Wind has made fishing a chore

Contributed Maelyn Rinnert, 6, holds her very first redfish, caught in the North River under the watchful eyes of dad, Nathan, and Uncle Bret.

The St. Johns River and area lakes: The windy weather has had an effect on all our waters, inshore, offshore and freshwater. The hottest ticket on the St. Johns this week continues to be the bream bite. But most of the guides say that the bluegill have yet to spawn, and that the shellcracker are on the downside of bedding. But none of that has slowed the pace of the panfish bite.


It’s still a mixed bag out there.

I also heard of some stealth catches of speckled perch. And the consensus of those who are dying to find them too, is that they must be concentrating under the docks or the bridges, the deeper the better. None that I talked to solved that puzzle this week. But another “mess” of specks showed up at a fish camp by lock-jawed anglers — 74 to be exact.

The mullet fishermen on the Shands Bridge are doing OK, so the mullet must be pretty thick. The winds we’ve been having wreak havoc on the cane pole folks fishing off that abutment.

The yellowmouth trout and croaker bite is still pretty good in the channels north and south of the Shands Bridge.

Up farther north, there is a confirmed report of a guy who caught and released a 30-plus pound tarpon in Doctor’s Lake.

The big Wolfson Bass Tournament is this weekend. The city docks at Palatka are ground zero for the action. It’s a nice trip over to eat some good food and watch some big bass being weighed in, if you’ve a mind to that kind of thing.

It is also a good time, if you feel like fishing, to go as far away as you can get. Hundreds of boats will be buzzing by, and messing up just about anything you’re attempting to do.

Otherwise, it’s still the time to catch a 20-plus pound catfish. Big, smelly baits fished off the edge of a sandbar or drop-off are still the ticket.

The Intracoastal Waterway: The reports are pretty sketchy because of the winds. The better redfish bites seem to be up around Palm Valley, especially for larger, slot redfish.

But I know of one guy who hooked seven and kept two in an hour in the North River in the area of Aunt Kate’s restaurant.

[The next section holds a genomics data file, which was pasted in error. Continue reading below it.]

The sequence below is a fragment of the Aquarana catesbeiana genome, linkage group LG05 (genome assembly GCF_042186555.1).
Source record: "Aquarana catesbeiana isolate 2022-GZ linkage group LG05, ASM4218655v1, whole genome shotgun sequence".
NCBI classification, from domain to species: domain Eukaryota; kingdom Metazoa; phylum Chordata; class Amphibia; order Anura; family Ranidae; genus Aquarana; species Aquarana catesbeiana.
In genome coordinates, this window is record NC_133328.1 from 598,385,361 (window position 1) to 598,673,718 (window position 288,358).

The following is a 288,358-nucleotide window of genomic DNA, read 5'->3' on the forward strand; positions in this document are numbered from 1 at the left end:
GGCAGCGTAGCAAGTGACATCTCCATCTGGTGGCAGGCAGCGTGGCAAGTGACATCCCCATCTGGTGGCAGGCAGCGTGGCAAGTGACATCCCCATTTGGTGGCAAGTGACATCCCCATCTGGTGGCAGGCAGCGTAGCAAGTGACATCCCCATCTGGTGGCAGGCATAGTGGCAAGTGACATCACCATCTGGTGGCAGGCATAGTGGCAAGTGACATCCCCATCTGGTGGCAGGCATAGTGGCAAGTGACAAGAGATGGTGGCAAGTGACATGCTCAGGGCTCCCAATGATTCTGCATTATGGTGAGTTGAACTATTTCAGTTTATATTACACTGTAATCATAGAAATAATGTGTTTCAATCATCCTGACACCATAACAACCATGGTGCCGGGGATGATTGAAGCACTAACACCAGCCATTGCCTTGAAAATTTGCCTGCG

The good news is that more folks are catching flounder. The bad news is that most weren’t catching any. So the bite is picking up, but it’s doing so from a pretty ugly place.

If you line jacks, ladyfish and support your local live shrimp dealer, now is a good time to fish.

Heard nothing about sheepshead this week. Apparently some smallish black drums are in the ICW, predominately on the sandbars on the outside turns of the creeks.

The trout fishing has been slow because, even the cleanest water at the highest tides has been pretty muddy. They don’t like that.

The Atlantic: The bigger boats did get out this week, despite the wind. The basic report is that the dolphin bite has slowed way down, mainly due to those clear temperature breaks being blurred. You’ve just got a lot of water to cover to find a few scattered fish.

The upside of that is most of the folks gave up trolling and dug out the bottom rods.

There were respectable catches of mutton snapper, triggerfish, progies and the occasional scamp. Did not hear of any black sea bass, but they are catching them north of us on the party grounds off Mayport.

The local reefs and wrecks were OK for those who got out. The good news is that acres of pogies are everywhere — even way up and down the ICW. Heard of one monster school down around Marineland. I have not heard of a lot of fish under any of them, but it’s certainly worth a look when you find them.

Some Spanish mackerel have been caught on the Andy King reef. Mostly small kingfish are out on the Nine-mile bottom, along with bonito, amberjack and some cudas. The Spanish sardine schools are thick out there, too.

The occasional tarpon are rolling in the inlets.

The weekend looks a little iffy, but probably doable if you’ve got 23 or so feet of hull under you.

The weather: It’s southeast winds Saturday and Sunday at 10-25 knots, and seas at 2-4 feet.